Presentation on theme: "The Water Cycle Also called the hydrologic cycle Describes the continuous movement of water on, above, and below the surface of the Earth The balance of."— Presentation transcript:
The Water Cycle Also called the hydrologic cycle Describes the continuous movement of water on, above, and below the surface of the Earth The balance of water on Earth remains fairly constant over time Where does the water cycle start?
Where Is the Water? Surface water is fresh water on Earth’s land surface Lakes, rivers, streams, and wetlands Distribution of surface water has played a vital role in the development of human societies. Many cities and towns were built near reliable water sources, and today most large cities still depend on surface water for irrigation, power for industry, food, a means for transportation by boat, and….. drinking water
Surface Water River Systems: – Streams form as water from falling rain and melting snow drains from mountains, hills, plateaus, and plains. – As streams flow downhill they combine with other streams and form rivers.
Surface Water River Systems: – Streams form as water from falling rain and melting snow drains from mountains, hills, plateaus, and plains. – As streams flow downhill they combine with other streams and form rivers. Watersheds: – The area of land that is drained by a river. – Pollution anywhere in the watershed may end up polluting a river…
Watersheds Pollutants from the Mississippi watershed area are carried into the Gulf of Mexico Excess nutrients from agricultural fertilization during the growing season enter the gulf and cause the Gulf Dead Zone The dead zones are also called hypoxic zone, meaning ‘low oxygen’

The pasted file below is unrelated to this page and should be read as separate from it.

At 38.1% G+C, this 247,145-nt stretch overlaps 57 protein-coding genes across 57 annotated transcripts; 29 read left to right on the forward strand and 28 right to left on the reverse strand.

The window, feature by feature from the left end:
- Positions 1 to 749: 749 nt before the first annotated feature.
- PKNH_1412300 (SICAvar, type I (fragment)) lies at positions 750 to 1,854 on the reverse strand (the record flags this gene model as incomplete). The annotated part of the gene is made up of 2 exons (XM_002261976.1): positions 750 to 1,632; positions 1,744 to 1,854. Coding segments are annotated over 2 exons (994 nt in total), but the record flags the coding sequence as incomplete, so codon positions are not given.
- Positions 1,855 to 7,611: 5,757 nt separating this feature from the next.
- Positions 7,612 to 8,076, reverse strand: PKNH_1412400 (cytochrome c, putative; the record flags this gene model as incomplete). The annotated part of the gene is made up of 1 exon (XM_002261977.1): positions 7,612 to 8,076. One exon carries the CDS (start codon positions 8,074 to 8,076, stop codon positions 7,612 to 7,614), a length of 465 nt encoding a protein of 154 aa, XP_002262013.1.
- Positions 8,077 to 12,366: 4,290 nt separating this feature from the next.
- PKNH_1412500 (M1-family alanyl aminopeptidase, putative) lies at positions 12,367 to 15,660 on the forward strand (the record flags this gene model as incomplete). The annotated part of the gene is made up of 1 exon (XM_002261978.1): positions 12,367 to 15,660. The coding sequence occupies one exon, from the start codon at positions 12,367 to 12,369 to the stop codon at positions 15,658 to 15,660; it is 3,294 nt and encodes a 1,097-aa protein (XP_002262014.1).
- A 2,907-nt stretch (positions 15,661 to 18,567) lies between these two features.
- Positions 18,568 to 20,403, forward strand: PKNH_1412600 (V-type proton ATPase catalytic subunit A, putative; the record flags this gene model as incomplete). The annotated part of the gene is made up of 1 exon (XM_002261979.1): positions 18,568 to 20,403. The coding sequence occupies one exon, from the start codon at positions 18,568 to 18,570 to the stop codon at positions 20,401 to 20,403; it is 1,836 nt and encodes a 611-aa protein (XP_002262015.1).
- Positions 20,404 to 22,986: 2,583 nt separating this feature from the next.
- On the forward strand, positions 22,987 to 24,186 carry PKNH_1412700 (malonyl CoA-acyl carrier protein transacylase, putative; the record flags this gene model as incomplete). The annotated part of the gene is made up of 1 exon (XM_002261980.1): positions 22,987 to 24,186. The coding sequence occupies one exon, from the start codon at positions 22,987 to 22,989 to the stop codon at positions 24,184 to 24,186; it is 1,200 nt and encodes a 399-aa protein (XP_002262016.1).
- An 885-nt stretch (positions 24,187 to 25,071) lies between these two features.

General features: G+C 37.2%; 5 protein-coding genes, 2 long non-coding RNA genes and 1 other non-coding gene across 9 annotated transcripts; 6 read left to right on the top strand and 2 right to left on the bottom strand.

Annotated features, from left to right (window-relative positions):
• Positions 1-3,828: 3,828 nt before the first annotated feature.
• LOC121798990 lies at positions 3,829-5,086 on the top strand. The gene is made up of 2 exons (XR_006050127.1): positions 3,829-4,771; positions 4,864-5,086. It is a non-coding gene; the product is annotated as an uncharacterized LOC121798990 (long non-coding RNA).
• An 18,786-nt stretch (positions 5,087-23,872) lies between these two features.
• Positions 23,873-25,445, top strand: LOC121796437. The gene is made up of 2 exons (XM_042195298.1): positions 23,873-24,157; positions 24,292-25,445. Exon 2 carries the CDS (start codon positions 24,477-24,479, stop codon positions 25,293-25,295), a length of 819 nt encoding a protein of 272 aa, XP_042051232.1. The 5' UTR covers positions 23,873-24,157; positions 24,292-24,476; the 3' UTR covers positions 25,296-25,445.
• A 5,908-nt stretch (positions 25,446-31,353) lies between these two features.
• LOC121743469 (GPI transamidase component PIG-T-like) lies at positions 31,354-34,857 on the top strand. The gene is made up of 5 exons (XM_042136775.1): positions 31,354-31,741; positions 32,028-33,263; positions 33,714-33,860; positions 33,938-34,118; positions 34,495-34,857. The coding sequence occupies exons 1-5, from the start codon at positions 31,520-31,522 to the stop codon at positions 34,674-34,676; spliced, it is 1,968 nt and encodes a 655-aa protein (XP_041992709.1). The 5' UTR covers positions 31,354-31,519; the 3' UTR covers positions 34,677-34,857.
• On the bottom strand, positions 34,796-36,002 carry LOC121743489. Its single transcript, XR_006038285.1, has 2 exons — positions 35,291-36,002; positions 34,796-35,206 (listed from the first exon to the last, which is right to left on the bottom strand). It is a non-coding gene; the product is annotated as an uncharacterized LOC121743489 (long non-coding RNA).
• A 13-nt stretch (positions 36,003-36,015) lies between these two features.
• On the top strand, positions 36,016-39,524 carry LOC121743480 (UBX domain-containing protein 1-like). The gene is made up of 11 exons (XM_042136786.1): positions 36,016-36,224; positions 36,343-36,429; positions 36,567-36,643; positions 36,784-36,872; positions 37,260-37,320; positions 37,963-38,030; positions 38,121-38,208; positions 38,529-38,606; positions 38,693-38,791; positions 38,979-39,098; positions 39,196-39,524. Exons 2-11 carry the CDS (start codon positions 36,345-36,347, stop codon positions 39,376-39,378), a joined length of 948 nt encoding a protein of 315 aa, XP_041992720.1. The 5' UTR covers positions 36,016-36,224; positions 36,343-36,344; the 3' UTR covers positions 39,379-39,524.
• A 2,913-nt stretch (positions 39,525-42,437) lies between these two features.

Dead Zones Caused by an excess of nutrients, especially nitrogen and phosphorous that are carried into oceans by rivers due to runoff from agricultural fertilization There are about 200 dead zones world wide By 2030, the rivers of the world will pump 14% more nitrogen into seas and oceans than that found in the mid-90s The number and size of oxygen-deprived zones has grown each decade since the 1970s
Where Is the Water? Most of the water available for human use cannot be seen– it exists underground. Groundwater is fresh water that is stored beneath the Earth’s surface in sediment and rock formations. An underground formation that contains groundwater is called an aquifer
Ogallala Aquifer Holds about 4 quadrillion liters of water Total water storage is about equal to that of Lake Huron Formed from glaciers that melted at the end of the last Ice Age, 12,000 years ago Today, it supplies about one-third of all the groundwater used in the U.S.
Ogallala Aquifer It provides nearly all the water for residential, industrial, and agricultural use in the High Plains region Because of the Ogallala, the High Plains region is the leading irrigation area in the Western Hemisphere – Overall 13.6 million acres are irrigated in Ogallala region – Nebraska uses the most water for irrigation followed by Texas and then KANSAS
The Ogallala is being both depleted and polluted: Since large-scale irrigation began in the 1940s, parts of the Ogallala have lowered more than 100 feet Since the 1980s & 90s, water overdraft has averaged approximately 2.7 ft. per year Water is now being withdrawn from the aquifer 10 to 40 times faster than it is being replaced
Recharge of the Ogallala A Recharge Zone is an area of the Earth’s surface where water percolates down into the aquifer Compared to the area the Ogallala covers, it’s recharge zone is fairly small – Much of the Ogallala is overlain by a shallow layer that is nearly impermeable – Much of the plains is semi-arid and has steady winds that increases evaporation rates
The Ogallala is being both depleted and polluted: Groundwater contamination in the Ogallala has been an issue since the 90s Water samples have detected traces of pesticides and nitrates Main sources of pollution are irrigated agriculture and livestock feeding operations
Where Is the Water? If you go nearly anywhere in the world and dig a hole deep enough, you will eventually find water. – A hole that is dug or drilled to reach groundwater is called a well